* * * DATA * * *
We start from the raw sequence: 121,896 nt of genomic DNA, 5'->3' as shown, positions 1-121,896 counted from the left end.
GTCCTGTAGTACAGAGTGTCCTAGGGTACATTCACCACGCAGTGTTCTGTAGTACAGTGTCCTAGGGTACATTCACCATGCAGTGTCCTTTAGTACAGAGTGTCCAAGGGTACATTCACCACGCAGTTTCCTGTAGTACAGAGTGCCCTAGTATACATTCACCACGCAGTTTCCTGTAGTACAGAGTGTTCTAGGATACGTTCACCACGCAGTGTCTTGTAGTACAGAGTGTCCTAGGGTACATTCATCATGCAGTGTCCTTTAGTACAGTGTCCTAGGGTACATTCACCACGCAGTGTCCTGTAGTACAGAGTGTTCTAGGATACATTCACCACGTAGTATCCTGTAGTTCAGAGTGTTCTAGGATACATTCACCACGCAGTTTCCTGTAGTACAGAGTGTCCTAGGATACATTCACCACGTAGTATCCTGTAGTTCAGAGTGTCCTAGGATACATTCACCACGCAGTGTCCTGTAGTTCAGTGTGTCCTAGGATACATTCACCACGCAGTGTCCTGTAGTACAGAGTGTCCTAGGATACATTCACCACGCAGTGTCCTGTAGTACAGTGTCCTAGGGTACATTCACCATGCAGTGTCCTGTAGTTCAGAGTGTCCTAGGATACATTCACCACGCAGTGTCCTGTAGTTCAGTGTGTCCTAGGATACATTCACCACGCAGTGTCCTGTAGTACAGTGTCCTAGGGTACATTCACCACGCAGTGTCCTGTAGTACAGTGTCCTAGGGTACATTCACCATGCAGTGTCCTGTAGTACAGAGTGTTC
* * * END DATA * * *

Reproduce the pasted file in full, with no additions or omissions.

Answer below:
We start from the raw sequence: 121,896 nt of genomic DNA, 5'->3' as shown, positions 1-121,896 counted from the left end.
GTCCTGTAGTACAGAGTGTCCTAGGGTACATTCACCACGCAGTGTTCTGTAGTACAGTGTCCTAGGGTACATTCACCATGCAGTGTCCTTTAGTACAGAGTGTCCAAGGGTACATTCACCACGCAGTTTCCTGTAGTACAGAGTGCCCTAGTATACATTCACCACGCAGTTTCCTGTAGTACAGAGTGTTCTAGGATACGTTCACCACGCAGTGTCTTGTAGTACAGAGTGTCCTAGGGTACATTCATCATGCAGTGTCCTTTAGTACAGTGTCCTAGGGTACATTCACCACGCAGTGTCCTGTAGTACAGAGTGTTCTAGGATACATTCACCACGTAGTATCCTGTAGTTCAGAGTGTTCTAGGATACATTCACCACGCAGTTTCCTGTAGTACAGAGTGTCCTAGGATACATTCACCACGTAGTATCCTGTAGTTCAGAGTGTCCTAGGATACATTCACCACGCAGTGTCCTGTAGTTCAGTGTGTCCTAGGATACATTCACCACGCAGTGTCCTGTAGTACAGAGTGTCCTAGGATACATTCACCACGCAGTGTCCTGTAGTACAGTGTCCTAGGGTACATTCACCATGCAGTGTCCTGTAGTTCAGAGTGTCCTAGGATACATTCACCACGCAGTGTCCTGTAGTTCAGTGTGTCCTAGGATACATTCACCACGCAGTGTCCTGTAGTACAGTGTCCTAGGGTACATTCACCACGCAGTGTCCTGTAGTACAGTGTCCTAGGGTACATTCACCATGCAGTGTCCTGTAGTACAGAGTGTTC